Noise Policy Vision
Promote good health and a good quality of life through the effective management of noise within the context of Government policy on sustainable development.
Noise Policy Aims
Through the effective management and control of environmental, neighbour and neighbourhood noise within the context of Government policy on sustainable development:
- avoid significant adverse impacts on health and quality of life;
- mitigate and minimise adverse impacts on health and quality of life; and
- where possible, contribute to the improvement of health and quality of life.
The NPPF noise aims widely reflect those in NPSE. The NPSE does however include some context within the explanatory note to assessing noise impact and uses established concepts from toxicology currently being applied to noise impacts, these include:
NOEL – No Observed Effect Leve. This is the level below which no effect can be detected. In simple terms, below this level, there is no detectable effect on health and quality of life due to the noise.
SOAEL – Significant Observed Adverse Effect Leve. This is the level above which significant adverse effects on health and quality of life occur.
LOAEL – Lowest Observed Adverse Effect Level. This is the level above which adverse effects on health and quality of life can be detected.
However, it’s clear that it is not possible to have a single objective noise-based measure that defines SOAEL that is applicable to all sources of noise in all situations. Consequently, the SOAEL is likely to be different for different noise sources, for different receptors and at different times.
Opportunities and Threats
Whilst PPG 24 may have been a hybrid of policy and technical advice, it was referenced either directly or indirectly in most Local Authority Policy statements related to noise and, in many cases, formed the basis for Supplementary Planning Guidance (primarily produced and used by Environmental Health Departments to inform residents, developers and acoustic consultants on appropriate design criteria for noise sensitive and noise generating development).
With the introduction of the NPPF/NPSE opportunities exist for Local Authorities to introduce and implement smart acoustic design into local policy where the soundscape of the locality, along with an integrated approach to work and living spaces, are considered at the appropriate stage; and not just add-ons to ensure compliance with a single figure target.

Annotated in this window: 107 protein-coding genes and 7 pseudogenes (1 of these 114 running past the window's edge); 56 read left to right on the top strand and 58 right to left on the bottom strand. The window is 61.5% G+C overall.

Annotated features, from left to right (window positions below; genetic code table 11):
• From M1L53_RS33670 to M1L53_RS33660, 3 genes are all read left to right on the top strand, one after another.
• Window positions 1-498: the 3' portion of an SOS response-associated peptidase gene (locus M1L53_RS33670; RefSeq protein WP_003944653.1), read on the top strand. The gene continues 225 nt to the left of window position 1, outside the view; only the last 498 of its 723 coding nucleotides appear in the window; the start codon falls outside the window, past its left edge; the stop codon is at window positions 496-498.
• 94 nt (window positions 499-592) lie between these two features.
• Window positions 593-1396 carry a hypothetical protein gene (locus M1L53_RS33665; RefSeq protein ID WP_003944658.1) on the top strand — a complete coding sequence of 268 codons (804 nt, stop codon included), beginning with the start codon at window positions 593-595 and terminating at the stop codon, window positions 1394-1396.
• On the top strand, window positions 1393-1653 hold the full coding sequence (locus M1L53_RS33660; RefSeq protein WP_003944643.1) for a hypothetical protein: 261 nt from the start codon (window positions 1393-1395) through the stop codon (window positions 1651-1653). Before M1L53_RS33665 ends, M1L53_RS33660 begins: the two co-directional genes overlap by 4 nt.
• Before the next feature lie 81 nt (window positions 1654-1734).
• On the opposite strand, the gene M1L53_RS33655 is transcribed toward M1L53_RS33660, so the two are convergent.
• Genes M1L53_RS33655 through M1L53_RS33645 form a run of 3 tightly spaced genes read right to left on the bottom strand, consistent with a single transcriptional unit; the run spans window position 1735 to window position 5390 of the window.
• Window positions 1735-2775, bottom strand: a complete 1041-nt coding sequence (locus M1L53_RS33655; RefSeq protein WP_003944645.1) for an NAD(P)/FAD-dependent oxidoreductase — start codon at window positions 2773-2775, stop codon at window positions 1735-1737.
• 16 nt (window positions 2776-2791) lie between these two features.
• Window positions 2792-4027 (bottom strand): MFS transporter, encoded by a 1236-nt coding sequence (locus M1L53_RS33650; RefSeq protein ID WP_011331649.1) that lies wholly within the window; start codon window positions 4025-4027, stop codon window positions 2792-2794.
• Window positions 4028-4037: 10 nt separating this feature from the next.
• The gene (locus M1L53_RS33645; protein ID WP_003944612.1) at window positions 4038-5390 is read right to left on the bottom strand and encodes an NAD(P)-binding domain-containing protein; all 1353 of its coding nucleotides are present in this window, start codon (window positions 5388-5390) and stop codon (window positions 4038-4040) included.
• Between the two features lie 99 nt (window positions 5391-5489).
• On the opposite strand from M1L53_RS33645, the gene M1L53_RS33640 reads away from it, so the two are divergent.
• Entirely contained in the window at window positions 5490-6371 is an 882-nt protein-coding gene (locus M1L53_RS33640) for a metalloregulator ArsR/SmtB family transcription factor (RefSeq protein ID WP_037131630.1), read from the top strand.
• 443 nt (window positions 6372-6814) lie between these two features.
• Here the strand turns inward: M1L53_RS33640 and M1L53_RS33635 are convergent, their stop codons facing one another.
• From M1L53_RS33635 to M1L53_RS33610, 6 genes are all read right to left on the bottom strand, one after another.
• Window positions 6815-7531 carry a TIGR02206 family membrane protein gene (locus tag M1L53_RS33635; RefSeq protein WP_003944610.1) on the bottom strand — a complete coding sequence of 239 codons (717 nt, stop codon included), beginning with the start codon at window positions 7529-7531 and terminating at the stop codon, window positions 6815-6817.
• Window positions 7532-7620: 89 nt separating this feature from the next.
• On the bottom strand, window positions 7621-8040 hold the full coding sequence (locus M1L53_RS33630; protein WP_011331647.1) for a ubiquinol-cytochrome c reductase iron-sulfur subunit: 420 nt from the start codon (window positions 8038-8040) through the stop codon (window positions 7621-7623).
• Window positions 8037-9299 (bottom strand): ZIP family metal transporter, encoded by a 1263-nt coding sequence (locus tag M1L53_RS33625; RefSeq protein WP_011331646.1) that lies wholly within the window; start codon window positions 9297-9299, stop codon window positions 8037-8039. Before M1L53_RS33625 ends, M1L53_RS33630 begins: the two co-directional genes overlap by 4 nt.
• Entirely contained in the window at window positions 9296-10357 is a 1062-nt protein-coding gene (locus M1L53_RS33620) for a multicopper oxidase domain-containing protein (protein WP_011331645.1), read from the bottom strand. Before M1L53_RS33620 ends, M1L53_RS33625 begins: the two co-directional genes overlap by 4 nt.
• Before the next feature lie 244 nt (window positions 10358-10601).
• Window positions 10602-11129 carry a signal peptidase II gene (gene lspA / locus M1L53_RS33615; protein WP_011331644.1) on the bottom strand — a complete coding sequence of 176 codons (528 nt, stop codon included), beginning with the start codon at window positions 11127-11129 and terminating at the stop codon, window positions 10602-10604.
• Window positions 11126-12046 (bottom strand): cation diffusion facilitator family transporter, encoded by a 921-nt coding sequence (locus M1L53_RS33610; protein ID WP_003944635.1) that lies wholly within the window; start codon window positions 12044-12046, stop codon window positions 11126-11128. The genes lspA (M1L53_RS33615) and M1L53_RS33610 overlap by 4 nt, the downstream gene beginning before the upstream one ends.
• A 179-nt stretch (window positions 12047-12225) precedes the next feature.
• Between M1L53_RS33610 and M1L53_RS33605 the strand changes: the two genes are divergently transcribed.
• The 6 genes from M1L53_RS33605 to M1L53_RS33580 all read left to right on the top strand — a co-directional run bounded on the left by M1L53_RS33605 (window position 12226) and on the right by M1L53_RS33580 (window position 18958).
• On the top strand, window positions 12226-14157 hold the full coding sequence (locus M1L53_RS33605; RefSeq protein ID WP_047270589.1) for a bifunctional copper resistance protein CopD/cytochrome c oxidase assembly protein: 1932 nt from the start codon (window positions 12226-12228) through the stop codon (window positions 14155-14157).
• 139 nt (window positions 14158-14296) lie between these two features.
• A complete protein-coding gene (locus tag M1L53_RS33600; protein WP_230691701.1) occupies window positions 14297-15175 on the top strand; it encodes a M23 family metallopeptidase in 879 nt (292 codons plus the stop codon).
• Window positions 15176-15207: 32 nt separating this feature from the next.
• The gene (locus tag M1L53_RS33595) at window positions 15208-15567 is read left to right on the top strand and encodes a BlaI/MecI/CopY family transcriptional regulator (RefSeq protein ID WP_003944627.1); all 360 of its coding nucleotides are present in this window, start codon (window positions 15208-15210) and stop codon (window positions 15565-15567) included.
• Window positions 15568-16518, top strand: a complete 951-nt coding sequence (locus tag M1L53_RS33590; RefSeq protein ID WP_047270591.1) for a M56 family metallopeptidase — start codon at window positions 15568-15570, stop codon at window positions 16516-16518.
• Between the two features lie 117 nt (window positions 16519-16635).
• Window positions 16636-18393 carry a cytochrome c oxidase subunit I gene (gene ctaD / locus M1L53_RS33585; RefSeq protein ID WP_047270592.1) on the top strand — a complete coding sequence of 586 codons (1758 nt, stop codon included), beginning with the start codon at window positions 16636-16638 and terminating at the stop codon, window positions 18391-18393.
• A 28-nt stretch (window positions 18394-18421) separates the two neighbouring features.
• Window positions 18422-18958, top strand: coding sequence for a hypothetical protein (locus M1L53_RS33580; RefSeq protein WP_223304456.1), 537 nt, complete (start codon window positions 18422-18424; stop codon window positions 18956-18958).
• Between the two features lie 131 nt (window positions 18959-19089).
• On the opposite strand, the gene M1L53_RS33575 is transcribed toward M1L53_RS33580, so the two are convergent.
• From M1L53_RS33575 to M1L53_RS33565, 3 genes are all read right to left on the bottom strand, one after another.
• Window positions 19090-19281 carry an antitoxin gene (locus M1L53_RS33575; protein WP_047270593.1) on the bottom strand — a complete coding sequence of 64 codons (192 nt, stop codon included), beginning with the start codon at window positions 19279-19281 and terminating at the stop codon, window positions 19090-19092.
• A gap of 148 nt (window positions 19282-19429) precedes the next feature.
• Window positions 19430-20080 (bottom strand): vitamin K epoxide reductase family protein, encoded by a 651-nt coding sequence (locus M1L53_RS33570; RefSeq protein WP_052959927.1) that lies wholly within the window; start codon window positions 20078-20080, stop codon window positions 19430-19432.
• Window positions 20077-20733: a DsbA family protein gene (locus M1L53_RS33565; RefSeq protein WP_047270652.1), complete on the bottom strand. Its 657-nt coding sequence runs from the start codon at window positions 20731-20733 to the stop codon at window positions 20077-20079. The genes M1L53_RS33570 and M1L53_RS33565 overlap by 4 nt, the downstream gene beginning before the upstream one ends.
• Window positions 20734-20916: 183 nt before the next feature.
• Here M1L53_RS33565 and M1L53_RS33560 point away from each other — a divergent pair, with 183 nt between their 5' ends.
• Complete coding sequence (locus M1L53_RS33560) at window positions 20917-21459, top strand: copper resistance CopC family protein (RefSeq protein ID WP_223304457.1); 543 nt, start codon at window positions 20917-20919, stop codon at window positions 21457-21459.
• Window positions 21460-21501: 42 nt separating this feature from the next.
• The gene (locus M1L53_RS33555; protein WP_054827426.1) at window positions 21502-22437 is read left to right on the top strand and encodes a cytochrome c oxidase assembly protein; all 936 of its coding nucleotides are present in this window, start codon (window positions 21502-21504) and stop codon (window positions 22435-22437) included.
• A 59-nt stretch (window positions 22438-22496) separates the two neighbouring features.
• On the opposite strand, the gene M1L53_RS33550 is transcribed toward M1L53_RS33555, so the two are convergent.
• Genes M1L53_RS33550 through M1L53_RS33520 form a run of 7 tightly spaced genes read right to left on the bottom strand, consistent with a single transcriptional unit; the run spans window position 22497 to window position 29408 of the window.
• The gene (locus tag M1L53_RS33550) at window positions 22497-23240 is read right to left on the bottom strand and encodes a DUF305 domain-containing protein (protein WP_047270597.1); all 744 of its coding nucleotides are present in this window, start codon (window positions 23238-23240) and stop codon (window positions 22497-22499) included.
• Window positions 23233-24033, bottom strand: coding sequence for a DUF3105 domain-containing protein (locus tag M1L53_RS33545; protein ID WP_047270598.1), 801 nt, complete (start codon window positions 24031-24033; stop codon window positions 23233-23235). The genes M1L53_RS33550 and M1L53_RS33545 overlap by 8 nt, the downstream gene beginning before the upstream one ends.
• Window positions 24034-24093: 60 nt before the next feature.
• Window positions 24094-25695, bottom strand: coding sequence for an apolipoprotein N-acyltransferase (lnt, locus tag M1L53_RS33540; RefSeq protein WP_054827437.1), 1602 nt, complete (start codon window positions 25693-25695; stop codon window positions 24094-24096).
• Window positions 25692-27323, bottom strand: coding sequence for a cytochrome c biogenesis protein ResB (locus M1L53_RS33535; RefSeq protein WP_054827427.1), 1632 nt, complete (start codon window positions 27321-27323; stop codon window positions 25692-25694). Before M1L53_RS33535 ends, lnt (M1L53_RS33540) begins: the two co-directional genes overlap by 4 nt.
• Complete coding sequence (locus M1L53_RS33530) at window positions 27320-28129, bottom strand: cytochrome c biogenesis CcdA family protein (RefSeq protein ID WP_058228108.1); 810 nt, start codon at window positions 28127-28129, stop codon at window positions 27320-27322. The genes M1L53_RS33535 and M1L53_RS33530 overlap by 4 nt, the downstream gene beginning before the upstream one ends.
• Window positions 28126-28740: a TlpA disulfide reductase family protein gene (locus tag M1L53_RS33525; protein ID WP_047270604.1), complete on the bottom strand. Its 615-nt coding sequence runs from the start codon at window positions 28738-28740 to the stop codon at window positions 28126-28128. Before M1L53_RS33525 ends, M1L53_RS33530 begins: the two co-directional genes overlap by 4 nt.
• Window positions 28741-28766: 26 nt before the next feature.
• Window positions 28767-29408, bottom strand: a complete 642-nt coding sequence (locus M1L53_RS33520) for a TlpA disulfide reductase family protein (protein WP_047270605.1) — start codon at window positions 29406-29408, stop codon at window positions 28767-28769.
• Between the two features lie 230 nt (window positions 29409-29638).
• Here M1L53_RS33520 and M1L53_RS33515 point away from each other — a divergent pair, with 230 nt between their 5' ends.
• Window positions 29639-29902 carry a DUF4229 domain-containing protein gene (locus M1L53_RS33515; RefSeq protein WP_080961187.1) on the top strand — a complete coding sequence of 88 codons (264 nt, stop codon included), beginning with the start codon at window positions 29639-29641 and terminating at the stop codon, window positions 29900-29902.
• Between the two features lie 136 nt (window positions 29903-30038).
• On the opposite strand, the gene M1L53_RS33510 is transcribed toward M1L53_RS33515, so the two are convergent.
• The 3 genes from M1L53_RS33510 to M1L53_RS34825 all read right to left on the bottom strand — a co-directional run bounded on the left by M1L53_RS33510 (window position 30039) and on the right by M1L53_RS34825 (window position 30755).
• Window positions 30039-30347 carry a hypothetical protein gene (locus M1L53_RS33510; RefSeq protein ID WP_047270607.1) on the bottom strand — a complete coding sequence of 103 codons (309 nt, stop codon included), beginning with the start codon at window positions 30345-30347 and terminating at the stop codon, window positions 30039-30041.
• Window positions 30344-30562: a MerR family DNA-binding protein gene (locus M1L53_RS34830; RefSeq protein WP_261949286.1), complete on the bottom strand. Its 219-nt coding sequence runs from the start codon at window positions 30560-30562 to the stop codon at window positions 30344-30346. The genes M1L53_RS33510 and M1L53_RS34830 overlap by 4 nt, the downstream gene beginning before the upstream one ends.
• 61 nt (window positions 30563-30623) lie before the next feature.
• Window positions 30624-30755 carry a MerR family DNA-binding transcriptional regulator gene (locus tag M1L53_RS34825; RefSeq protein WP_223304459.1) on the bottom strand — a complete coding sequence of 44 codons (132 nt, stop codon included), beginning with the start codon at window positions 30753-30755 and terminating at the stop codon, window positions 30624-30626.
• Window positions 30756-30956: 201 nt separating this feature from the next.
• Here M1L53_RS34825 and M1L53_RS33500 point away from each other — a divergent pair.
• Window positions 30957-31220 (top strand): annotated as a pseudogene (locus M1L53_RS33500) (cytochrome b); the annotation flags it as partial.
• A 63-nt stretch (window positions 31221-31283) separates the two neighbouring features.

Local Technical Advice
Even with the removal of PPG24 there are existing sources of national and international guidance, which may inform the production of local technical guidance related acoustic design for noise sensitive and noise generating development. These may include:
- BS8233: 1999: ‘Sound Insulation and Noise Reduction for Buildings – Code of Practice’
- BS4142 1997 Method for rating industrial noise affecting mixed residential and industrial areas
- BS 5228-2:2009- Code of practice for noise and vibration control on construction and open sites
- WHO 1999 Guidelines for Community Noise
- NPPF Technical Advice for Mineral Extraction
- BS 6742 2008- Guide to evaluation of human exposure to vibration in buildings
- BS 7385 Evaluation and measurement for vibration in buildings. Guide to damage levels from ground borne vibration
- Noise council CoP on Environmental Noise from concerts 1995
- IS) 1996 Acoustics Description, measurement and assessment of environmental noise
Local Guidance will need to reflect the aims detailed in the NPSE. As a consequence, this may mean that development objectives include:
- Reduction of noise in noisy areas or no increase in noise in quite areas
- The use of all reasonable practicable measures to avoid an increase in noise or minimise any increase in noise
- Levels of noise above SOAEL will typically be inappropriate for development unless other significant sustainability benefits outweigh adverse noise impacts.
The relationship between sustainability and compliance with acoustic design criteria may be flexible and require a form of cost-benefit analysis, or other assessment, in order to demonstrate that development is acceptable. However, in the first instance, the following noise criteria outcomes may typically apply:
|Noise Impact||Noise Impact Category||Acoustic Acceptability Outcome|
|Development is suitable/acceptable without further acoustic design requirements|
|Development is in principal suitable/ acceptable subject to acoustic design requirements|
|Development is unsuitable /unacceptable|
Table1 : Development noise impact and acoustic acceptability outcome matrix
The process for LA’s will obviously be challenging and will require new considerations, however failure to deal with this at the appropriate stage or simply waiting for national guidance to emerge may lead to negative outcomes on local communities, including:
- Leaving the door open to inappropriate and unacceptable development (leading to a loss of quality of life);
- The potential for further inconsistency amongst local authorities with regard to acoustic design requirements; and
- By allowing self-selecting interested parties to over emphasise noise impact issues (effectively sterilising an area against development and the economic benefits it brings).
Author: Chris Hurst BSc, MCIEH, MIOA.
Views expressed are those of the author only.